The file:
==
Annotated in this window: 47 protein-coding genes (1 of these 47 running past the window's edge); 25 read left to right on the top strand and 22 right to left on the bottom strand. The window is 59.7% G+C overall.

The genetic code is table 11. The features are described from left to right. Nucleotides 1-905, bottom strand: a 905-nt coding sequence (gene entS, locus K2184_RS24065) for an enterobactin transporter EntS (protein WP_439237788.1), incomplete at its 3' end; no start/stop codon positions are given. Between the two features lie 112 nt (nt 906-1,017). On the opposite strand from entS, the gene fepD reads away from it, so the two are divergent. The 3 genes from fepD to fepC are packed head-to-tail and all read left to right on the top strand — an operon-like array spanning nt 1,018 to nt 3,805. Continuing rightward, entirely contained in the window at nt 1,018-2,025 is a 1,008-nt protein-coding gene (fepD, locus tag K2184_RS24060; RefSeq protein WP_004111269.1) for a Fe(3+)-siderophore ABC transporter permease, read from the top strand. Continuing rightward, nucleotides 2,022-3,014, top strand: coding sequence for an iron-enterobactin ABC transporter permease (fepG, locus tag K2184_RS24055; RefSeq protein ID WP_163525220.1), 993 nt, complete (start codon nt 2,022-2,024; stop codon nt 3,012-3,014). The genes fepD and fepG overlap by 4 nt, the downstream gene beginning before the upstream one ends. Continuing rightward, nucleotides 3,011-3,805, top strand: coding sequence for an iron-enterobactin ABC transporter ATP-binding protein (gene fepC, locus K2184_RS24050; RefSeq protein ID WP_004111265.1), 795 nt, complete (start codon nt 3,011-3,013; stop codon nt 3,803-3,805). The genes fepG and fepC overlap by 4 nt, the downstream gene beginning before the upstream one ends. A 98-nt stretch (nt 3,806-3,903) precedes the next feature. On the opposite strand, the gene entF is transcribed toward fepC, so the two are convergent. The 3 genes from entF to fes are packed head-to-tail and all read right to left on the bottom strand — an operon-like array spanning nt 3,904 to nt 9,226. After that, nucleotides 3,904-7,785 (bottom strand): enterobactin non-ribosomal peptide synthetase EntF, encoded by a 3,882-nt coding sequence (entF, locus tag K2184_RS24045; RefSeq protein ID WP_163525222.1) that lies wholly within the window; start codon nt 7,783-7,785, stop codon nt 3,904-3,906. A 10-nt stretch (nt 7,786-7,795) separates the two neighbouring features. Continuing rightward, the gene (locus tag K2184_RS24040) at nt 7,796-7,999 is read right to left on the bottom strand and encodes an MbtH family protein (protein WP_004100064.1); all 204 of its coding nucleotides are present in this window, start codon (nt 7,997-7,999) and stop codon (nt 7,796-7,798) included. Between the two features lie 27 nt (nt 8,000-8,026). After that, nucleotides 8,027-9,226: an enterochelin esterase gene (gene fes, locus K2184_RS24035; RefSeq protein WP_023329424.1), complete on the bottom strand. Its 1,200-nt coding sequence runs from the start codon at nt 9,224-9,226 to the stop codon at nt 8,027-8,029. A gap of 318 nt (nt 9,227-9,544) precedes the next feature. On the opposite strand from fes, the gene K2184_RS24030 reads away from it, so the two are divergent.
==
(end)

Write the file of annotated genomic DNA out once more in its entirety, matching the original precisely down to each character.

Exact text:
Annotated in this window: 47 protein-coding genes (1 of these 47 running past the window's edge); 25 read left to right on the top strand and 22 right to left on the bottom strand. The window is 59.7% G+C overall.

The genetic code is table 11. The features are described from left to right. Nucleotides 1-905, bottom strand: a 905-nt coding sequence (gene entS, locus K2184_RS24065) for an enterobactin transporter EntS (protein WP_439237788.1), incomplete at its 3' end; no start/stop codon positions are given. Between the two features lie 112 nt (nt 906-1,017). On the opposite strand from entS, the gene fepD reads away from it, so the two are divergent. The 3 genes from fepD to fepC are packed head-to-tail and all read left to right on the top strand — an operon-like array spanning nt 1,018 to nt 3,805. Continuing rightward, entirely contained in the window at nt 1,018-2,025 is a 1,008-nt protein-coding gene (fepD, locus tag K2184_RS24060; RefSeq protein WP_004111269.1) for a Fe(3+)-siderophore ABC transporter permease, read from the top strand. Continuing rightward, nucleotides 2,022-3,014, top strand: coding sequence for an iron-enterobactin ABC transporter permease (fepG, locus tag K2184_RS24055; RefSeq protein ID WP_163525220.1), 993 nt, complete (start codon nt 2,022-2,024; stop codon nt 3,012-3,014). The genes fepD and fepG overlap by 4 nt, the downstream gene beginning before the upstream one ends. Continuing rightward, nucleotides 3,011-3,805, top strand: coding sequence for an iron-enterobactin ABC transporter ATP-binding protein (gene fepC, locus K2184_RS24050; RefSeq protein ID WP_004111265.1), 795 nt, complete (start codon nt 3,011-3,013; stop codon nt 3,803-3,805). The genes fepG and fepC overlap by 4 nt, the downstream gene beginning before the upstream one ends. A 98-nt stretch (nt 3,806-3,903) precedes the next feature. On the opposite strand, the gene entF is transcribed toward fepC, so the two are convergent. The 3 genes from entF to fes are packed head-to-tail and all read right to left on the bottom strand — an operon-like array spanning nt 3,904 to nt 9,226. After that, nucleotides 3,904-7,785 (bottom strand): enterobactin non-ribosomal peptide synthetase EntF, encoded by a 3,882-nt coding sequence (entF, locus tag K2184_RS24045; RefSeq protein ID WP_163525222.1) that lies wholly within the window; start codon nt 7,783-7,785, stop codon nt 3,904-3,906. A 10-nt stretch (nt 7,786-7,795) separates the two neighbouring features. Continuing rightward, the gene (locus tag K2184_RS24040) at nt 7,796-7,999 is read right to left on the bottom strand and encodes an MbtH family protein (protein WP_004100064.1); all 204 of its coding nucleotides are present in this window, start codon (nt 7,997-7,999) and stop codon (nt 7,796-7,798) included. Between the two features lie 27 nt (nt 8,000-8,026). After that, nucleotides 8,027-9,226: an enterochelin esterase gene (gene fes, locus K2184_RS24035; RefSeq protein WP_023329424.1), complete on the bottom strand. Its 1,200-nt coding sequence runs from the start codon at nt 9,224-9,226 to the stop codon at nt 8,027-8,029. A gap of 318 nt (nt 9,227-9,544) precedes the next feature. On the opposite strand from fes, the gene K2184_RS24030 reads away from it, so the two are divergent.